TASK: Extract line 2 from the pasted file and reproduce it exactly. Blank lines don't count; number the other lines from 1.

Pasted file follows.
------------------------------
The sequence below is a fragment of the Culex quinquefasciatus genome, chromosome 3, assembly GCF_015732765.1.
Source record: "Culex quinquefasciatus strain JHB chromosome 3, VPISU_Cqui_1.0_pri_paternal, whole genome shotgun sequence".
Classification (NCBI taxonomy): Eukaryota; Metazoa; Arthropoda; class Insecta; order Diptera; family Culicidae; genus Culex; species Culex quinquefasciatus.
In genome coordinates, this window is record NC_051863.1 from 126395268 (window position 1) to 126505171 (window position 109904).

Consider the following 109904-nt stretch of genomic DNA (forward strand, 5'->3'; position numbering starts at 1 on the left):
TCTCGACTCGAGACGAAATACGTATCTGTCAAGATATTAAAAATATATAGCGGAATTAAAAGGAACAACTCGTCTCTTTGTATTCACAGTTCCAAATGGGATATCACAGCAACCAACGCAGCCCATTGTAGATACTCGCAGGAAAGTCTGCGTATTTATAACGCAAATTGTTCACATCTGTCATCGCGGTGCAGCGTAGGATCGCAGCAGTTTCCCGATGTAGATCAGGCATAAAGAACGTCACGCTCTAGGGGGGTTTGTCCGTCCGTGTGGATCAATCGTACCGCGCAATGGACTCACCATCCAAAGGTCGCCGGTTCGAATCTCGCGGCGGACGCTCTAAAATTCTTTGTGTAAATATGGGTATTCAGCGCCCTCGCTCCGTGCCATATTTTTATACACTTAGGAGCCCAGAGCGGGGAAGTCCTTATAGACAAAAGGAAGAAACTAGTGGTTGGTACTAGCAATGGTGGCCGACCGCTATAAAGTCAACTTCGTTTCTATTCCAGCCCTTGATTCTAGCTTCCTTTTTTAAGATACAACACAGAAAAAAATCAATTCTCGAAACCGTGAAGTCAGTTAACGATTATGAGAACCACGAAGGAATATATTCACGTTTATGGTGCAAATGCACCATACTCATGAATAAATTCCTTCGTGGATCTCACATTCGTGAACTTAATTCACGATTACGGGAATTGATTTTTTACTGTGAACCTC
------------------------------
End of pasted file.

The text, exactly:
Source record: "Culex quinquefasciatus strain JHB chromosome 3, VPISU_Cqui_1.0_pri_paternal, whole genome shotgun sequence".